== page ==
The legal odyssey began in 2017 when then-Attorney General Jeff Sessions announced that the Trump administration was ending the DACA policy. Several lawsuits were filed to keep DACA in place, and federal judges decided in their favor, determining that the Trump administration had violated federal procedure by ending DACA without a formal process. The Trump administration asked the Supreme Court to review the cases; in 2020, the Court issued a 5-4 decision affirming that the Trump administration had not followed the proper procedures. This decision kept DACA in place, though the Court deliberately said nothing about the underlying legality of the policy itself.
Meanwhile, a separate legal challenge was launched by a coalition of Republican attorneys general. They sued the U.S. government, arguing that the DACA policy is unlawful and directly harms their states. The case came before Judge Hanen in the Southern Texas District Court, and in 2021 he sided with the states. Judge Hanen asserted that DACA was illegal because the Obama administration had skirted the formal rulemaking process, and that DACA’s protections went beyond the government’s authority.
Judge Hanen’s 2021 decision prohibited the government from processing new applications, but it allowed current DACA recipients to retain their protections and to file for renewals while the Biden administration went through a new formal rulemaking process to bolster the program.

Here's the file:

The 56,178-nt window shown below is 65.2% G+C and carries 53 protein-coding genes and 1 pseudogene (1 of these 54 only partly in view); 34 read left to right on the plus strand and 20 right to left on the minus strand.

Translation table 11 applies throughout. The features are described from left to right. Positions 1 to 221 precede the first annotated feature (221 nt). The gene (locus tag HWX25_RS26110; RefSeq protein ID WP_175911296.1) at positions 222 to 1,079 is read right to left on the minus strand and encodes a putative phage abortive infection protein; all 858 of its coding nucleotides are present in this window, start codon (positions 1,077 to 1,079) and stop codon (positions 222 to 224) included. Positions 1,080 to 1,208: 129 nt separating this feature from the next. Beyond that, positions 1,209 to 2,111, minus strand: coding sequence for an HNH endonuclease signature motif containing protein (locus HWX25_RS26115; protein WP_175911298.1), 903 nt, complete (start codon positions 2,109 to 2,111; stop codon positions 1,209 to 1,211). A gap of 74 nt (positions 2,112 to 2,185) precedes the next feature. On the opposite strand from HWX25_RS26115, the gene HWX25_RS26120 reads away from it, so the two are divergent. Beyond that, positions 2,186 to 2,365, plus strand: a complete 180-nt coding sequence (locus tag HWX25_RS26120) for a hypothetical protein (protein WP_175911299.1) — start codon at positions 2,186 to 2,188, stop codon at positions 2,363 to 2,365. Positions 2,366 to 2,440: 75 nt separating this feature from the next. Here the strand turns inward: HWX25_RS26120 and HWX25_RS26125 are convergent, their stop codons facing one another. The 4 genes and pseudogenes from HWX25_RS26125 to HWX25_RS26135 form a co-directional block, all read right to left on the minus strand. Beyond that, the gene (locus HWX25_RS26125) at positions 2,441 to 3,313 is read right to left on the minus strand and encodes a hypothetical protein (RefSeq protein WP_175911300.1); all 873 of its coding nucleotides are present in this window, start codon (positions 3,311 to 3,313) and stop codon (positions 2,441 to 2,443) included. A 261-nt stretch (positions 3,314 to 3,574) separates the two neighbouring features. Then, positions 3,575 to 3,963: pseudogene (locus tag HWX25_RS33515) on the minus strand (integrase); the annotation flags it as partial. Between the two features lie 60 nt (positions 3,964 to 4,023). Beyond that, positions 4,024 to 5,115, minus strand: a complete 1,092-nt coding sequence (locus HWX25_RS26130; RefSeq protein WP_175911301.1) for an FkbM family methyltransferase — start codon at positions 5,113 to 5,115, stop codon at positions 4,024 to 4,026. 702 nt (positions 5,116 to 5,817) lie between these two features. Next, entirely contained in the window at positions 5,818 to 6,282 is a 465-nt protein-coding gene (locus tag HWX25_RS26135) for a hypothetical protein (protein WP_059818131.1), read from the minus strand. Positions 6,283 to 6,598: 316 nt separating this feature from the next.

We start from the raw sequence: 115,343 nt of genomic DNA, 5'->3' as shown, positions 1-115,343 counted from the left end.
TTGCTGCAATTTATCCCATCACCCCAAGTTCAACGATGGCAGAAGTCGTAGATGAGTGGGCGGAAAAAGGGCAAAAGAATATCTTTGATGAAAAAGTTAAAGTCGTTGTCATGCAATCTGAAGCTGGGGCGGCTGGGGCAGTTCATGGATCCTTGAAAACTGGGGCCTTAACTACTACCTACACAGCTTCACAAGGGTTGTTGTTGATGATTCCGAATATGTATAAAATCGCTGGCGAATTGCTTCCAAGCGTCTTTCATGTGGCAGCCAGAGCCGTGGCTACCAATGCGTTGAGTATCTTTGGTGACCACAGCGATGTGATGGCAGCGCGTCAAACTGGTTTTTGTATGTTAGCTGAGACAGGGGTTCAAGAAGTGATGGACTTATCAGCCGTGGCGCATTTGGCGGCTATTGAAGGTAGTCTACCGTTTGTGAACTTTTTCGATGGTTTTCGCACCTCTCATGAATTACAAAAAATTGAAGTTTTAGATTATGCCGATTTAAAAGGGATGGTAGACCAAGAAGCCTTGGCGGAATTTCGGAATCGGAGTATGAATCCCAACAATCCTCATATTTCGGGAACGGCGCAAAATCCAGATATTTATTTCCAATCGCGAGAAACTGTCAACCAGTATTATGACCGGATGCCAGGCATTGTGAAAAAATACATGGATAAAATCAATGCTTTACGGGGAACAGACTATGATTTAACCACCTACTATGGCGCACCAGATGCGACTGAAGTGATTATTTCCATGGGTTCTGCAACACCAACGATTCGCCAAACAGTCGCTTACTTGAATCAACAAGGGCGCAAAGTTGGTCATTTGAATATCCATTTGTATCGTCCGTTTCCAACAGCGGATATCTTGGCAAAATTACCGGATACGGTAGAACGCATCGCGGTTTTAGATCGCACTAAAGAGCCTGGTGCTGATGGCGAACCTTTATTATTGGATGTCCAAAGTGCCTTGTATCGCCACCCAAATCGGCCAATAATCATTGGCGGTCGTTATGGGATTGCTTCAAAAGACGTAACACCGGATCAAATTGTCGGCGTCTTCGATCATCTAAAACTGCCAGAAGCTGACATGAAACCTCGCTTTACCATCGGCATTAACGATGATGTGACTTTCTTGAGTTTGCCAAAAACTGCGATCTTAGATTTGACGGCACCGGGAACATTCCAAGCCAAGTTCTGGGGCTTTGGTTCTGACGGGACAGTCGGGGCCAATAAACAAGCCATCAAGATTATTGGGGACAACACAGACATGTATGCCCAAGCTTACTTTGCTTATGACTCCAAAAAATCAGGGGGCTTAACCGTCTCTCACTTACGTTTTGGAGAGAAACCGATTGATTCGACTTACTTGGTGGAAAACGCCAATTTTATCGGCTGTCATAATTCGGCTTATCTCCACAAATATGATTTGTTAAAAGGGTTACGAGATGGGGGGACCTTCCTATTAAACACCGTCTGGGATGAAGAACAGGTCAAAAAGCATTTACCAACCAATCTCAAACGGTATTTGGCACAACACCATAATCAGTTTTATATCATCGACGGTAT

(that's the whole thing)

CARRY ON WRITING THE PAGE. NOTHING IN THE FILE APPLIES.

The Biden administration appealed Judge Hanen’s decision; in 2022, the Fifth Circuit Court of Appeals upheld Judge Hanen’s determination that the original DACA policy was unlawful, but sent the case back to Judge Hanen to consider the legality of the new formal DACA rule issued by the Biden administration. Despite this new rulemaking process, Judge Hanen has ruled again that DACA is illegal. The Biden administration may now appeal that decision, requesting the Fifth Circuit to review the new ruling.
Texas’ Attorney General Ken Paxton threatens to file a lawsuit against the federal government if the DACA policy is not rescinded by September 5th, 2017.
U.S. Attorney General Jeff Sessions announces the Trump Administration’s decision to end DACA.
United States District Court for the Northern District of California issues a preliminary injunction to prevent the Trump administration from ending DACA in the case of Regents of the University of California, et al. v. Department of Homeland Security. The injunction orders the federal government to continue processing DACA renewal requests.